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Posted on: November 4, 2020

Charter Election Results

Charter Election Results

On Tuesday, November 3, 2020 the City of Seabrook held a City Charter Election with 19 propositions for voters to consider. All 19 propositions passed.

 

Proposition A, which would amend the charter to increase the minimum years of age to qualify to be a Councilmember from 18 to 21 as provided by the Texas Election Code passed with 78.79 percent of the vote. Article II, Section 2.02 “Qualifications”

 

Proposition B, which would amend the charter to add clarifying language that the Mayor is a member of City Council for purposes of establishing a quorum of City Council passed with 84.54 percent of the vote.  Article II, Section 2.04 “Mayor and Mayor Pro Tem”

 

Proposition C, which would amend the charter to delete unnecessary surplus language describing documents that the Mayor shall sign and simply provide that the Mayor when authorized by City Council, shall sign all official documents passed with 80.27 percent of the vote. Article II, Section 2.04 “Mayor and Mayor Pro Tem”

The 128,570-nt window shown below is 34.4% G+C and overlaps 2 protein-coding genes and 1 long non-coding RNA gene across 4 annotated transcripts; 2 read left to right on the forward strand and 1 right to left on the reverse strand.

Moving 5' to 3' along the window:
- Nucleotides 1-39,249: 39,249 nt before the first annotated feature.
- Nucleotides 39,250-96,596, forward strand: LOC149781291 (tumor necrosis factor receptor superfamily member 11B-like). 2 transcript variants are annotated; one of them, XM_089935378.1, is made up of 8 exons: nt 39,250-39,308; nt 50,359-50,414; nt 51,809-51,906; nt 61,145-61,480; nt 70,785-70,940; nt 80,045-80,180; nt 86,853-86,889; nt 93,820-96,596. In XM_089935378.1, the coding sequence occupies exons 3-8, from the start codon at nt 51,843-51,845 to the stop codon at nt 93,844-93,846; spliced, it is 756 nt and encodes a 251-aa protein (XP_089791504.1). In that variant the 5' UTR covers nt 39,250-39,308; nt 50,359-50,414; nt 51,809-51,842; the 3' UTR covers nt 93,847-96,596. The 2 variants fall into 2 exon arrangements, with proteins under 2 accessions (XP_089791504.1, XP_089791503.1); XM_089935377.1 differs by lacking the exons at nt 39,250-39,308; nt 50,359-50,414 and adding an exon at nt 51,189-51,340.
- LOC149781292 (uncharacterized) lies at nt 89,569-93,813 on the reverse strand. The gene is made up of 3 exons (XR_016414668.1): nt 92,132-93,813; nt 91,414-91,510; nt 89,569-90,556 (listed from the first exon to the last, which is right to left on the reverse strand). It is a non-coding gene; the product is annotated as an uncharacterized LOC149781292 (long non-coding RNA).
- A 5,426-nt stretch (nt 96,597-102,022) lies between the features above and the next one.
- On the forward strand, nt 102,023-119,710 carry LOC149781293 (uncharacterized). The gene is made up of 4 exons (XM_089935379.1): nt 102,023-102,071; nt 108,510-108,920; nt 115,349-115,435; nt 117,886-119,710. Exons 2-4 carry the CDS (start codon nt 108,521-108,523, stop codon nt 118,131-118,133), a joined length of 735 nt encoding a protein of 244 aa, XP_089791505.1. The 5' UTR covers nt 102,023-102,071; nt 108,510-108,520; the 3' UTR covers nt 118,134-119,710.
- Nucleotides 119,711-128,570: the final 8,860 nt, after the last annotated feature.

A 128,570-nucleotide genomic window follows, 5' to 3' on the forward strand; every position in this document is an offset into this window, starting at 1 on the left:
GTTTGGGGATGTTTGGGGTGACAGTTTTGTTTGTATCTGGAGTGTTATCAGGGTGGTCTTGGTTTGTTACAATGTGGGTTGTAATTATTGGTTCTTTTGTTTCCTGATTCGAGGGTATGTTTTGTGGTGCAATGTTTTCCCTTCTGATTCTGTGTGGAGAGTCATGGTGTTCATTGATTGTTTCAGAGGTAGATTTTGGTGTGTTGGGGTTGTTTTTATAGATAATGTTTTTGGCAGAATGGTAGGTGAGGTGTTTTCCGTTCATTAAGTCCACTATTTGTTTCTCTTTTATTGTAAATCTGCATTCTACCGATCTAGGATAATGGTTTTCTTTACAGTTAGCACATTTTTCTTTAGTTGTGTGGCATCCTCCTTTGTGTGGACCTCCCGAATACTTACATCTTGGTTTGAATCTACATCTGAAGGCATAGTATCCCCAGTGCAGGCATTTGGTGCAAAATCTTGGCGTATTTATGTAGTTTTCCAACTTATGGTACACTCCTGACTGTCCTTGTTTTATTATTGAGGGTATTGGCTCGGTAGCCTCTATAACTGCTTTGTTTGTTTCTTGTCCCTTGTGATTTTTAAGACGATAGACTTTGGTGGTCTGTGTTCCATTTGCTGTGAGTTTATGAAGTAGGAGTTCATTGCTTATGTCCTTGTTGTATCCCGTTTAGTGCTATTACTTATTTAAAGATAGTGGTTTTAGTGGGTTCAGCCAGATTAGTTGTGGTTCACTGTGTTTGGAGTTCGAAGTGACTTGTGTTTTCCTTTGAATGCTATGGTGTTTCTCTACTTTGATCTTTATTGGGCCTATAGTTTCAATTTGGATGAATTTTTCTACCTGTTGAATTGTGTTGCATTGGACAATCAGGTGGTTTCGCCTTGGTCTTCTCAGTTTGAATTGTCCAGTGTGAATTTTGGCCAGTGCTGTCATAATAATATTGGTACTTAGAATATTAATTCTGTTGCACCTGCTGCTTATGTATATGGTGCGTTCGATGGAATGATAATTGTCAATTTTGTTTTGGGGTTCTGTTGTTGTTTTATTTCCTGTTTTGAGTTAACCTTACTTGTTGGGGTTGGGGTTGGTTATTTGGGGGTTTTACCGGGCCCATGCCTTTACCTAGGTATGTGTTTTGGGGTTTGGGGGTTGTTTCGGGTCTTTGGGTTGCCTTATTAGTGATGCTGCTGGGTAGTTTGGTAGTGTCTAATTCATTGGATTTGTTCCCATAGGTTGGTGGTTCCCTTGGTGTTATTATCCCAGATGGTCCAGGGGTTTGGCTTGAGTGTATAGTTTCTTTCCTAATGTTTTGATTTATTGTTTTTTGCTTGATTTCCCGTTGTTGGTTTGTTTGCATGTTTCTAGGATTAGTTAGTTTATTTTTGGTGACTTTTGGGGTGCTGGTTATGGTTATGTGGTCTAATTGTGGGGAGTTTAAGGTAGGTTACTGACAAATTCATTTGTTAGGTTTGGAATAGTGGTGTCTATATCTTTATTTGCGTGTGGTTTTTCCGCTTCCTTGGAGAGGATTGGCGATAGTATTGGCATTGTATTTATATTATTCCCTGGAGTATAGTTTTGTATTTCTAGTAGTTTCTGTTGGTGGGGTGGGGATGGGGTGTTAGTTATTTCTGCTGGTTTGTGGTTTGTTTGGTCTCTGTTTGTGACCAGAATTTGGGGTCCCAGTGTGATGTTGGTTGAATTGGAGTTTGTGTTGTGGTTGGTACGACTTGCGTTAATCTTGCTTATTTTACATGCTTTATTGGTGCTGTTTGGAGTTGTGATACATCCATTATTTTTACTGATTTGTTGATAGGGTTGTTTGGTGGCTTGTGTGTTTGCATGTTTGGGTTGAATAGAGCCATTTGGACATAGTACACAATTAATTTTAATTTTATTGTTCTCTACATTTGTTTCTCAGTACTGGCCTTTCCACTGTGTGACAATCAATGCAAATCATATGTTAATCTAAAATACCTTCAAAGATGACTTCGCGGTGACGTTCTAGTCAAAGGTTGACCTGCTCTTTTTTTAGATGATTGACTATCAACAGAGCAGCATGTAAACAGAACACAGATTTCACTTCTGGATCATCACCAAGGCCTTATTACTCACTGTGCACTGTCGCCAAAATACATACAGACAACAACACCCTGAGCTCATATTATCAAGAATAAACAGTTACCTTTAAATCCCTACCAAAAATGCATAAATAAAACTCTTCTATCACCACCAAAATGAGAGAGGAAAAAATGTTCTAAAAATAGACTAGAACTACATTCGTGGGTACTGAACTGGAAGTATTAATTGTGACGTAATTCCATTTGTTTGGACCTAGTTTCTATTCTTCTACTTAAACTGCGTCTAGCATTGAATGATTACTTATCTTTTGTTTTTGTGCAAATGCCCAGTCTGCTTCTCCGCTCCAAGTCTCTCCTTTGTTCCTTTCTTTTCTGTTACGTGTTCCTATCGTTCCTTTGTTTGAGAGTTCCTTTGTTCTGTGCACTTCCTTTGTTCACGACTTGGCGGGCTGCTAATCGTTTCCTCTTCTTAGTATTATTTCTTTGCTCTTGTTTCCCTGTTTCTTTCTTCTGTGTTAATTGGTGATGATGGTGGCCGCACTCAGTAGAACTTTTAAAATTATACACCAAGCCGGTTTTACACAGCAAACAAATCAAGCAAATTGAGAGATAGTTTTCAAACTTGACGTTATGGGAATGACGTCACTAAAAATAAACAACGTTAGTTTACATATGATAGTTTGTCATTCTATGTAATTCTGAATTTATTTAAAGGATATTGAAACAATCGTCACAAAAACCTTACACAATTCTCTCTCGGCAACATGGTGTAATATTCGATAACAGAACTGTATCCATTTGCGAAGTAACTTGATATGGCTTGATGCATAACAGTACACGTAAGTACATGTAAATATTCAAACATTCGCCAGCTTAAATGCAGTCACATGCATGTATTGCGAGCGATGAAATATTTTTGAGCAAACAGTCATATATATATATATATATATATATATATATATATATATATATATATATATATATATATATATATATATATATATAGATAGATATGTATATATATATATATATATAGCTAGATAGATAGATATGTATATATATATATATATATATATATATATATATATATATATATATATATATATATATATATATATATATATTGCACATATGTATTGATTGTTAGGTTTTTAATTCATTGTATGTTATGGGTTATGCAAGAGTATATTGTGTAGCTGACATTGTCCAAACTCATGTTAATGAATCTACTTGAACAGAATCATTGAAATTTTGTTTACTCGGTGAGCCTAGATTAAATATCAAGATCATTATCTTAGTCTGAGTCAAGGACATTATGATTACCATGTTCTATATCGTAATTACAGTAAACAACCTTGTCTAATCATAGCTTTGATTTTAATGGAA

Proposition D, which would amend the charter for efficiency to remove requirements of roll call vote, unless required by law, so as to conform to current practice of City Council where the votes are counted immediately at the time of reading, confirmed and included in the public minutes by the City Secretary passed with 72.66 percent of the vote. Article II, Section  2.10 “Rules of Procedure”

 

Proposition E, which would amend the charter to remove the delaying requirement, that 2 or more Council members may request the entire ordinance be read in its entirety, despite the fact that the proposed ordinance has been made available to the public prior to the meeting, all councilmembers have been provided a copy, and the ordinance may comprise an extreme number of pages would take an extensive amount of time to read passed with 70.21 percent of the vote. Article II, Section 2.11 “Passage of Ordinance in General”